They end up with a post-sale hangover that no amount of headache medicine can cure after the fact. But, all could have been avoided with proper advance planning and support from relevant experts.

Note: If you have an interesting and/or educational CEO story of Head Noise caliber, write to me at cbishop@capitusgroup.com. I’d love to speak with you and share your story in my Head Noise blog. You can tell your story either on the record or, without attribution.

Cameron Bishop is a partner with The Capitus Group. The firm provides comprehensive business value enhancement and transition strategy solutions. Partners and Advisory Directors comprise an experienced team of business professionals who have successfully owned, run, grown and sold companies. Capitus utilizes proven value enhancement and risk reduction techniques to enable superior transition options.

Head Noise with a Terrorist Chaser

When I first began developing the idea for this column, I never considered covering any relevant current topics or news-related events.

With all the controversy surrounding the Sony/North Korea situation, I couldn’t resist addressing the subject in this column. So, here goes.

“Obama Faults Sony Decision to Pull Film”.   “Obama Faults Pulling Movie”.   Front page headlines from the Wall Street Journal and the local city paper this past weekend. Sunday morning, the Sony story was the lead on Meet the Press and every other morning news program. Then again, on the evening news.

For insult to injury, Saturday Night Live did a pretty hard hitting parody with Mike Myers as Dr. Evil. Sony took some pretty hard shots in that sketch. Still, it was pretty funny.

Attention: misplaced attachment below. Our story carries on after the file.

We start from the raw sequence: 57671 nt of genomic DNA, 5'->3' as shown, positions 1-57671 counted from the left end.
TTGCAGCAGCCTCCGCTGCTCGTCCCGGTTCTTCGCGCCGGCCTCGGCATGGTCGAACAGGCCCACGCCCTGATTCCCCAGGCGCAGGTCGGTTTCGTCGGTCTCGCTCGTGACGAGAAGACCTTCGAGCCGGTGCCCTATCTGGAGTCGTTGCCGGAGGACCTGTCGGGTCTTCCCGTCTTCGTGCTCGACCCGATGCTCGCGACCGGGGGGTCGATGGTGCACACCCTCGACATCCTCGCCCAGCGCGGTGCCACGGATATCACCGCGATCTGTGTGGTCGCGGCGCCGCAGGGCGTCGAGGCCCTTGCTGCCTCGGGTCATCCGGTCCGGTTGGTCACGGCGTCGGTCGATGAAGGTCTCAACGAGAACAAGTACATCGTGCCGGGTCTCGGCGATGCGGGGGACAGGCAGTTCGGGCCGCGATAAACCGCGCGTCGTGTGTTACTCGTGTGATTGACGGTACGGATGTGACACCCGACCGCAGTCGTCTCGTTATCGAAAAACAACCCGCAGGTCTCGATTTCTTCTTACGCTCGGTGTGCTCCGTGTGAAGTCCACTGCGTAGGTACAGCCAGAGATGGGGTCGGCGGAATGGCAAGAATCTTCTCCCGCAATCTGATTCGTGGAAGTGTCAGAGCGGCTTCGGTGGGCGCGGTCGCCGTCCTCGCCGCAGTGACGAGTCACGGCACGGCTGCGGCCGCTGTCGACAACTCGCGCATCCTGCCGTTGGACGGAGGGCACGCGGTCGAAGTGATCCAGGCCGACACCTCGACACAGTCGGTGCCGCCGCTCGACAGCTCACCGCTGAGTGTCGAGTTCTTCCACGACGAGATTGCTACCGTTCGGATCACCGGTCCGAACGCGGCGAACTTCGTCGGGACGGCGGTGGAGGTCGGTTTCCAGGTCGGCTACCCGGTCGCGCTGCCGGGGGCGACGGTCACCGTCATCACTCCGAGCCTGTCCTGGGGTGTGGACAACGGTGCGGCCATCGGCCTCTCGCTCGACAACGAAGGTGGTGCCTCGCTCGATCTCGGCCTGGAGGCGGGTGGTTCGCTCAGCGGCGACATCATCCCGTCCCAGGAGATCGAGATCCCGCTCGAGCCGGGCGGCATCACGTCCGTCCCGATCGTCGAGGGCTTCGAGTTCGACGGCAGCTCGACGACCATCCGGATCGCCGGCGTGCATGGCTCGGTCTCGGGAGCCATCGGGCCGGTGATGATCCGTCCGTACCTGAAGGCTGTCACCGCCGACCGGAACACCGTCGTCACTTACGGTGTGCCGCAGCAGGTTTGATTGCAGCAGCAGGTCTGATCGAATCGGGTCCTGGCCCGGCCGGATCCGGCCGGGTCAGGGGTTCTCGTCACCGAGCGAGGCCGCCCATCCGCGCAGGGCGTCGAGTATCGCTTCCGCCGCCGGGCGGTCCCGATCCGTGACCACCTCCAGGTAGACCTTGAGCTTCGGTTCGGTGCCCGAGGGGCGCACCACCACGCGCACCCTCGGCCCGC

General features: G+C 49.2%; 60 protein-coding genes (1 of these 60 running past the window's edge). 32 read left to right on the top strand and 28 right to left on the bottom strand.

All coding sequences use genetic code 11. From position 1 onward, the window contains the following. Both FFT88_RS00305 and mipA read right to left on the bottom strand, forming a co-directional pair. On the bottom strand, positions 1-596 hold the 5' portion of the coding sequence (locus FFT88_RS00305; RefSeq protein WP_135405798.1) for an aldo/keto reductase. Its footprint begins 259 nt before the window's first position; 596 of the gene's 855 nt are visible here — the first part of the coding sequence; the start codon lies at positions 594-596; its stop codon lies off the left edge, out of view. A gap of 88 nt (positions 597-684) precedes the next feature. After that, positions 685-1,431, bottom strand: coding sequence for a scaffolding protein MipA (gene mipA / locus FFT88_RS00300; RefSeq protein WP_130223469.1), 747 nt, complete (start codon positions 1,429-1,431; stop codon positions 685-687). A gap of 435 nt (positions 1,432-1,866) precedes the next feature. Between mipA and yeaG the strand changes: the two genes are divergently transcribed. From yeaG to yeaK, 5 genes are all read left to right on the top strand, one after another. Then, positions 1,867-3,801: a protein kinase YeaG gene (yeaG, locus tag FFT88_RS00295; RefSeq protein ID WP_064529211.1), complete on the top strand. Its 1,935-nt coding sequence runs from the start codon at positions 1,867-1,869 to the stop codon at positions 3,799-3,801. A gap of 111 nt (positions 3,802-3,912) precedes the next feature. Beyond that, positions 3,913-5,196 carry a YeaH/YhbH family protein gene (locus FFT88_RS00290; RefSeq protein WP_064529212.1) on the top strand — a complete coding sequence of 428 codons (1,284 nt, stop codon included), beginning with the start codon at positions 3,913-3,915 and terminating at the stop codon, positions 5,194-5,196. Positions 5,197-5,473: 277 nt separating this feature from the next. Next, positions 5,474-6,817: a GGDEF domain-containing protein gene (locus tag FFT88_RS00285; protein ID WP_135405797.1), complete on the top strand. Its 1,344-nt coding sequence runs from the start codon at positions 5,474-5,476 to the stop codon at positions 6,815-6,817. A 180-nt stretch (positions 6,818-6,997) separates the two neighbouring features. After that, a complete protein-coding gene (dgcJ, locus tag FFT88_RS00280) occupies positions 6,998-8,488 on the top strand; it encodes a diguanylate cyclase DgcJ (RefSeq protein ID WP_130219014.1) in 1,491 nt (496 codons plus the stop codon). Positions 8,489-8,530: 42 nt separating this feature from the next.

Let’s take inventory of just some of the events that, it’s pretty safe to say, are causing Sony’s CEO some brain-throbbing caliber Head Noise.

  • Hackers break into Sony’s computer system—bad enough in and of itself.
  • Hackers then spread gossip emails that create major headlines and coverage.
  • At least one senior executive is caught in what most construed as a racially derogatory comment about the President of the U.S. Never, ever a good thing.
  • Much coverage is given to Sony exec’s request for the news media to avoid publishing any of the gossip contained in private emails which caused more coverage than would have otherwise been given to the salacious and gossipy emails
  • Word leaks that employee records were compromised. Those records include lots of personal information, SSNs, etc.
  • Lawyers, supposedly representing employees, file at least 2 class action law suits against the company.
  • Computer security experts readily weigh-in with their opinions to anyone who will listen about how weak Sony’s security really is, in their expert opinion.
  • Employees attempt to cash-in or seek revenge with stories of what they did and didn’t do while the systems were down. The news media always loves a good disgruntled employee story.
  • The CEO takes major heat for not communicating often enough or in enough detail with employees. Hmmm, think he might have been just a tad bit busy trying to figure out what kind of crisis he had on his hands before he said something that could become inaccurate and subject him to even greater criticism and, probably, legal liability?